Saturday, 12 May 2007

Deploying web parts as a feature

This time we're talking about how to deploy web parts as a feature. Now, deploying custom web parts the manual way is a bit of a pain - the following things are required for the web part to be used:-

  • the assembly containing the compiled web part class to be in the GAC (or site bin with appropriate CAS policy)
  • a SafeControls entry in the site web.config to tell SharePoint this control is administrator-approved
  • the .webpart (or .dwp) file which contains the web part definition (configuration) to be uploaded to the site's web part gallery

Assuming the user has appropriate permissions, the web part can then be added to a WebPartZone on a web part page. The first thing to say is that there are 2 ways of automating this process:-

  • use VSeWSS to create a feature to deploy the web part - simply hit F5 to deploy to your local server; this also generates a SharePoint solution package (.wsp) which can be deployed to other environments.
  • create a feature 'manually' by creating the files (e.g. feature.xml, elements file etc.) by hand

Both methods will take care of the 3 steps listed above, so that the files are copied and the SafeControls entry is added. I can't emphasise enough how simple VseWSS makes this process. Additionally, VSeWSS apparently allows simple debugging when F5 is hit, but I had to copy the .pdb file to the hidden folders in the GAC hierarchy to enable this. See my article on how to debug feature receivers for more information.

However, use of VSeWSS typically means there is slightly less control over the deployment options, since the tool writes the files for you and not all of the options are exposed for you to modify (I go into more detail on this in Creating lists with VSeWSS). As an example, VSeWSS will deploy web part assemblies to the GAC (with full trust), but some SharePoint admins prefer assemblies to run from private bin folders instead to isolate any harm they might do. Hence, there are some occasions where you might want to use the second option and create the feature yourself. The remainder of this article illustrates this process, using the example of a web part which should be deployed to a bin folder.

Once the webpart has been developed, we need to create the manifest file, specifying the feature details, assembly, SafeControls entry, and webpart definition file (.webpart):-

Then, we need the feature.xml file which points to the elements file and tells the framework there is another file to process (that being the .webpart file):-

The elements.xml file should look something like:-

Finally, a .webpart file should be generated to define the metadata and default property values of the webpart.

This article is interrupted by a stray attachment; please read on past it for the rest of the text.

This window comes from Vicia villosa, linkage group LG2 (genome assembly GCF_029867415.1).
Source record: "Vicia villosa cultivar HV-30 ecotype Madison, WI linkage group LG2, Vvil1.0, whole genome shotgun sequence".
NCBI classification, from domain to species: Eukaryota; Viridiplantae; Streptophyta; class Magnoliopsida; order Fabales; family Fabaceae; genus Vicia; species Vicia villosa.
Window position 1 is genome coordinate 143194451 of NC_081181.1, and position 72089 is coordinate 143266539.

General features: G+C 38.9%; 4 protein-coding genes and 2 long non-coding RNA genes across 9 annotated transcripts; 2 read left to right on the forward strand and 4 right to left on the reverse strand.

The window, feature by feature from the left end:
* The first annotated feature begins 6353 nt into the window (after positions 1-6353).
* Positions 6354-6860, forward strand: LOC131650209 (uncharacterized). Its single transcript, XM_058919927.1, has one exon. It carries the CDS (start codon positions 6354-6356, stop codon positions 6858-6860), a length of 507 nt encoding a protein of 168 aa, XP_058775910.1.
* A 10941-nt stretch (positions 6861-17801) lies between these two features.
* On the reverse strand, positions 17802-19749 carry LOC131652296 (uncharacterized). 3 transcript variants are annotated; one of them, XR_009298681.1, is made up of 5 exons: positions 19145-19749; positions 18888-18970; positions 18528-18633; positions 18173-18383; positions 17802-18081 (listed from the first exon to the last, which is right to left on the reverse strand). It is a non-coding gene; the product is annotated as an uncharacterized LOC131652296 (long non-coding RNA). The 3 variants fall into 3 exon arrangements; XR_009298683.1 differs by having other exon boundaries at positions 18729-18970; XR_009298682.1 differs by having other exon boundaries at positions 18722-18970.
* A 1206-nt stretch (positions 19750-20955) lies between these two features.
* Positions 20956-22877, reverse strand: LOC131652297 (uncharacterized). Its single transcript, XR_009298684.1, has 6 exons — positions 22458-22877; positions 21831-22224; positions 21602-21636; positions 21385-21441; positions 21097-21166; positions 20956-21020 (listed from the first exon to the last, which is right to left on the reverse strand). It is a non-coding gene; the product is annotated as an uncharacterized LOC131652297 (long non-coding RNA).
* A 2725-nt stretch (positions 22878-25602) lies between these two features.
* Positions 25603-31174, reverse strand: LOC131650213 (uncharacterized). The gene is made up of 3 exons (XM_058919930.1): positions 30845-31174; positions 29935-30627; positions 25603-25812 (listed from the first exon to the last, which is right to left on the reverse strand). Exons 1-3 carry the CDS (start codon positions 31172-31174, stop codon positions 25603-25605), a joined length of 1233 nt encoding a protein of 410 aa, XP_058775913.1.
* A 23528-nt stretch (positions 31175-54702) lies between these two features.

I place this in a folder underneath my feature files alongside the .dll file containing the compiled assembly.

Assuming all the files are in the right place, the solution file (.wsp) can be built using makecab.exe. This solution can now be deployed, thus taking care of the manual steps for webpart deployment. Once this process is familiar (and you have existing files to copy for the next time) this process is quite straightforward.

[UPDATE 22 November 2007 : for bin deployments, the .dll should be at the root of the .wsp file - if it is in a subfolder, it will be deployed to a subfolder of the bin directory which we do not want. See this article's comments for more details.]

Note the DeploymentTarget="WebApplication" instruction in the manifest.xml file. This ensures the assembly is deployed to the application bin folder rather than the GAC. Now, most web parts will require additional CAS policy to obtain the permissions to execute - your assembly will now have the default trust level of WSS_Minimal, so any file io, database or web service access will probably fail. I hope to cover the entries for this in a future article.

So the webpart should now be in the Web Part Gallery and ready to be added to a page.

One thing I also want to discuss is the different ways of adding a webpart to a page. These are:-

  • adding the webpart to a WebPartZone (possible in a feature by use of AllUsersWebPart element)
  • adding the webpart to the HTML markup of a page layout by dragging from SPD

The main thing to note is that if you want to be able to update webpart configuration as part of updating the page layout itself, the webpart should not be in a WebPartZone. If so, the webpart properties are stored in webpart storage, and updating a page layout (either via a feature or manually uploading to the Master Page Gallery) will not change any web part properties. However, note that web part properties can only be edited by a user if the part is in a WebPartZone. This confused me for a while, and is an important facet of the webpart architecture to be aware of.


Markus said...

This is a genius blog!
I was struggling exactly with the issue of how to deploy site customizations from development to production and you cover every aspect of it! This saves me a ton of time.

Chris O'Brien said...

Glad it's useful Markus ;-)

Thanks for the feedback.


bk201173 said...

Could you please explain how to make the CAB file and the steps after that to take it to another server (say Dev or Production). I guess I am also looking for the steps as once the CAB file is made, what/how are the steps to take to deploy this CAB file on dev or prod server. I am really stuck here and if you could explain this, I really would appreciate it.

Chris O'Brien said...

bk201173 - I've just posted an article on this at

If there's anything that's still unclear, leave a comment over on that post.



Anonymous said...

Great Blog!!!
I have a question.
Can we deploy webpart to a particular site collection and not to all site collections in a web application?...

Thanx in advance

Chris O'Brien said...


Yes I'm 99% sure this is possible - you'll need to specify the URL of the site collection to target when you deploy the solution though (rather than specifying -allcontenturls).